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A Georgetown law professor has filed disbarment charges against Marilyn Mosby for her corrupt prosecution of six Baltimore cops in the death of career criminal, Freddie Gray. There have now been 3 trials and Mosby hasn’t come close to winning one yet and has even been excoriated for withholding exculpatory evidence. The list of charges against Mosby are as follows:
*that she did not have probably cause to believe that there was sufficient admissible evidence to support a conviction of the officers;
*that she made public statements regarding the case which were false;
*that she improperly withheld evidence from the defense that was exculpatory;
*that she continued to prosecute cases after the judge assigned to hear the cases found insufficient evidence to support a conviction;
*that she engaged in conduct that was dishonest, fraudulent, deceitful and which misrepresented the facts in the case.
From the beginning her persecution prosecution of the six officers was politically motivated from the very beginning and she showed support for Black Lives Matter and a couple of other radical Black organizations. Her announcement of the charges were nothing but pure political theater complete with Mosby saying she heard the cries of No Justice, No Peace. She made the claim during that press conference that the arrest was illegal because the knife was legal in Maryland, even though she knew it was illegal in Baltimore.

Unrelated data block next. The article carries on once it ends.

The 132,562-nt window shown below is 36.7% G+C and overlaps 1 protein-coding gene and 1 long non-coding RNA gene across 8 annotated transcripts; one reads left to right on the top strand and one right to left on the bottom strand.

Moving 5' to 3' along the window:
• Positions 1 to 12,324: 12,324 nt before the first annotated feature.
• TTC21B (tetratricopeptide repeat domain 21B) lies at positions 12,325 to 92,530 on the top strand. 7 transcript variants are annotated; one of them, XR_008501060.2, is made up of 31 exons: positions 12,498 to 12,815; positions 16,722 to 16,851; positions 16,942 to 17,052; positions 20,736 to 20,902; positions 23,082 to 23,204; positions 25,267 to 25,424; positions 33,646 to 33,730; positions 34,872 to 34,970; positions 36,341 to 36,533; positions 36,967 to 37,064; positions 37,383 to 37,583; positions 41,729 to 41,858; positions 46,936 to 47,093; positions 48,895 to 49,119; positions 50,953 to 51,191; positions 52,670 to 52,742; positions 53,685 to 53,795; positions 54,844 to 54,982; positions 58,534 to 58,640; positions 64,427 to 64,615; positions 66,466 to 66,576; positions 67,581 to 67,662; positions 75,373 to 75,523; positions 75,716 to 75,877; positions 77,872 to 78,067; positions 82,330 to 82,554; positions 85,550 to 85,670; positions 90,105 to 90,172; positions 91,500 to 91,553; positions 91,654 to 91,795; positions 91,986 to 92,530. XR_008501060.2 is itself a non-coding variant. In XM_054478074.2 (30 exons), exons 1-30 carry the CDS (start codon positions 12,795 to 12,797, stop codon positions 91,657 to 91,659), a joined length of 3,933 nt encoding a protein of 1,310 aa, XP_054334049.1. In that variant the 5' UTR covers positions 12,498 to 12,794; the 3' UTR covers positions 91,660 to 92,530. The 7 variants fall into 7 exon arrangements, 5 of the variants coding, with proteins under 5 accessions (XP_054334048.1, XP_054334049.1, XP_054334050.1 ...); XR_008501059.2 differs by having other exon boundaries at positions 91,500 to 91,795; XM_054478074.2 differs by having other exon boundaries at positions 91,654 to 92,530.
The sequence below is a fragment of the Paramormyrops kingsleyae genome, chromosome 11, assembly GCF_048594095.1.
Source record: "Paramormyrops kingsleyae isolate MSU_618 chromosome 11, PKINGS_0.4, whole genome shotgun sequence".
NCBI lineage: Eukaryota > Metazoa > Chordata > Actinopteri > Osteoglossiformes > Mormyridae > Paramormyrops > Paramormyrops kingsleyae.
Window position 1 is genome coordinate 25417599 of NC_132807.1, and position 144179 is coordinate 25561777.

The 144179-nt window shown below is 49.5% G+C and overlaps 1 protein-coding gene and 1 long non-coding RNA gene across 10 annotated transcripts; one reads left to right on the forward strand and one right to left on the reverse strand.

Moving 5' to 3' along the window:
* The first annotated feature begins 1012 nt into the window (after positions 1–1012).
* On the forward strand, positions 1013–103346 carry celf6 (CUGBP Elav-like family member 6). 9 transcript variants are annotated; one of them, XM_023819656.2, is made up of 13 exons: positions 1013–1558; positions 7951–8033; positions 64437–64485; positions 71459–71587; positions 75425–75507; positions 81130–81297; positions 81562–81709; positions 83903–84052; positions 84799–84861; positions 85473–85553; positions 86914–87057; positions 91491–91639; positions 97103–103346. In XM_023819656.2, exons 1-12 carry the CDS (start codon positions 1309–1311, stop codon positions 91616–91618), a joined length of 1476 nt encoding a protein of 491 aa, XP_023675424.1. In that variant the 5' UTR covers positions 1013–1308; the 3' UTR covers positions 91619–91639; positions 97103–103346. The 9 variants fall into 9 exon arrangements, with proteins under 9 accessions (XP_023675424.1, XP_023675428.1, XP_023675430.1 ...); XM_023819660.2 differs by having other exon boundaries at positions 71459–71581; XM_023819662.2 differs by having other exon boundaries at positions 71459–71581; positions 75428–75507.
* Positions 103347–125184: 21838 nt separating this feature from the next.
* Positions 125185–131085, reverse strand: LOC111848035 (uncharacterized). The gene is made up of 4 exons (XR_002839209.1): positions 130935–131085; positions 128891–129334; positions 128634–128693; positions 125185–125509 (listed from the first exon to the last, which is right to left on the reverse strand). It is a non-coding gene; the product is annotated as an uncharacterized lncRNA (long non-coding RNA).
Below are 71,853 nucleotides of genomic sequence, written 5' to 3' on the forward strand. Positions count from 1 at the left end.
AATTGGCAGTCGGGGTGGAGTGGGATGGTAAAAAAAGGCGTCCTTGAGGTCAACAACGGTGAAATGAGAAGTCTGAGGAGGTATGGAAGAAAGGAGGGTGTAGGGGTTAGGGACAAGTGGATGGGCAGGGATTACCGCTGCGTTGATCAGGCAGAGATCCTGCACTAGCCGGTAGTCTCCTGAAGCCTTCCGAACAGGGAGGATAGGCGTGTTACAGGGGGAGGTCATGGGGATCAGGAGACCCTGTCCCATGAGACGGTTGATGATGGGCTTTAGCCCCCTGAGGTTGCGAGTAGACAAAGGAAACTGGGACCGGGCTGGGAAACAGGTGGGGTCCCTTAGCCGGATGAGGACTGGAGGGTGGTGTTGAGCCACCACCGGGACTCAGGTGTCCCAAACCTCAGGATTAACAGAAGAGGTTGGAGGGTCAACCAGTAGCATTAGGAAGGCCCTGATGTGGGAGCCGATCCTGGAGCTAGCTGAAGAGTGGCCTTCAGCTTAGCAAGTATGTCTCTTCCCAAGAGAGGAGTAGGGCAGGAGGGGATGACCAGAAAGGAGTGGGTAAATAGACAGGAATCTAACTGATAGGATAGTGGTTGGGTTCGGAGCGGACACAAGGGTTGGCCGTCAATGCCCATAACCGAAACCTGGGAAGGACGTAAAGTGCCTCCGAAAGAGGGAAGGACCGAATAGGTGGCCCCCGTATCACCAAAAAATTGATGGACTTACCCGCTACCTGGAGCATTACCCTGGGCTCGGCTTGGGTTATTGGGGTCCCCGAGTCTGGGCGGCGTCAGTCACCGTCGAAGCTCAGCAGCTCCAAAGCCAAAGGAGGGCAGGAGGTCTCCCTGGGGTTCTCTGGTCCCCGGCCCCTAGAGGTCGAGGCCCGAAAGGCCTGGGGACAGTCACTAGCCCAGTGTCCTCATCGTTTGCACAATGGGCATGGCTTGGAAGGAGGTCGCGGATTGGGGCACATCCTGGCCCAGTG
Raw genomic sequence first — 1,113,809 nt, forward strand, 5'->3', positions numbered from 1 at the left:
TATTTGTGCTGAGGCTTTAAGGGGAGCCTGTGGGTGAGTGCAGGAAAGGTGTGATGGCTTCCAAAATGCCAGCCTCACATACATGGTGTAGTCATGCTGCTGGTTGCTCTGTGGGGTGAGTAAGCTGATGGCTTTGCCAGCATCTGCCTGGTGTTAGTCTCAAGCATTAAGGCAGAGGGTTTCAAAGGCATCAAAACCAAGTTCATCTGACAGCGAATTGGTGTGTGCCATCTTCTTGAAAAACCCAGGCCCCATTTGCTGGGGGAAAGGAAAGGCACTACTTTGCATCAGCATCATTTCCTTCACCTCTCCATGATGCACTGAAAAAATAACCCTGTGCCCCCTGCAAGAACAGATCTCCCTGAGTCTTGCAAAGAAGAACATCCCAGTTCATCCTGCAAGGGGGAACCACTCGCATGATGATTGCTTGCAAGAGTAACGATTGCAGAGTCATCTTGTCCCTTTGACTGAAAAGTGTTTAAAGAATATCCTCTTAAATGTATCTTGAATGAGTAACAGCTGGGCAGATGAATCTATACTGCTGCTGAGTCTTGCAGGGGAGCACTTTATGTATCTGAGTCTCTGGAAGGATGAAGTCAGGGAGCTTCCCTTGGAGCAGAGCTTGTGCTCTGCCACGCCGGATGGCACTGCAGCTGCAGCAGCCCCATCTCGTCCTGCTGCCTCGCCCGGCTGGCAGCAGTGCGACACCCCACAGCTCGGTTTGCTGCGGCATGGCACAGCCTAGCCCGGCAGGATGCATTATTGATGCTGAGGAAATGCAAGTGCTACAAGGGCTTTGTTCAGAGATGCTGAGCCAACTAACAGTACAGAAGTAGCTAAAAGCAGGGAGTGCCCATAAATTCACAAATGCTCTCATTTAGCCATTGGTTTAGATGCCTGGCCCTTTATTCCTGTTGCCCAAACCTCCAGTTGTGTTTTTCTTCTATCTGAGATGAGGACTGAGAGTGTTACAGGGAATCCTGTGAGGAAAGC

There is a higher court than courts of justice and that is the court of conscience. It supersedes all other courts.
- Mahatma Gandhi
This week the four remaining officers facing criminal trials as a result of Freddie Gray’s death–Officer Garrett Miller, Officer William Porter, Sgt. Alicia White, and Lt. Brian Rice–have each again filed nearly identical motions for dismissal of the indictments against them, reports the Baltimore Sun. Previous motions seeking to dismiss the indictments or charges have been rejected by Trial Judge Barry Williams, but these new motions have new, and previously unaddressed, grounds for dismissal. (The two remaining officers, Edward Nero and Caesar Goodson, have already been acquitted of all charges.) Specifically, the officers’ motions have added the newly disclosed truth that the “parallel investigation” purportedly conducted by the Baltimore Sheriffs Office and used as the basis for the criminal charges against the officers never actually took place.
Freddie Gray: Prosecutor Marilyn Mosby Faces Increasing Criticism
Today the Baltimore Sun reports that Cogen now claims in an affidavit that he had “no involvement in the investigation whatsoever.” Instead, he was simply presented with purported evidence by the prosecution and told what the prosecutors had already themselves determined to be the facts of the case. Cogen affidavit states: I was also presented with a narrative that formed the basis of the application for statement of charges that I completed by the State’s Attorney’s Office. The facts, information and legal conclusions contained within … as well as the charges lodged against plaintiff came entirely from members of the State’s Attorney’s Office.
Freddie Gray: Sheriff Who Swore Charges Against Officers Says He Never Investigated
In addition, they have added the also recent disclosure that the lead investigator of the case for the Baltimore Police Department was not allowed to testify freely before the grand jury, but rather was confined to reciting a narrative prepared for her by prosecutors. Nor was she permitted to answer the grand jury’s numerous questions, which instead fielded by prosecutors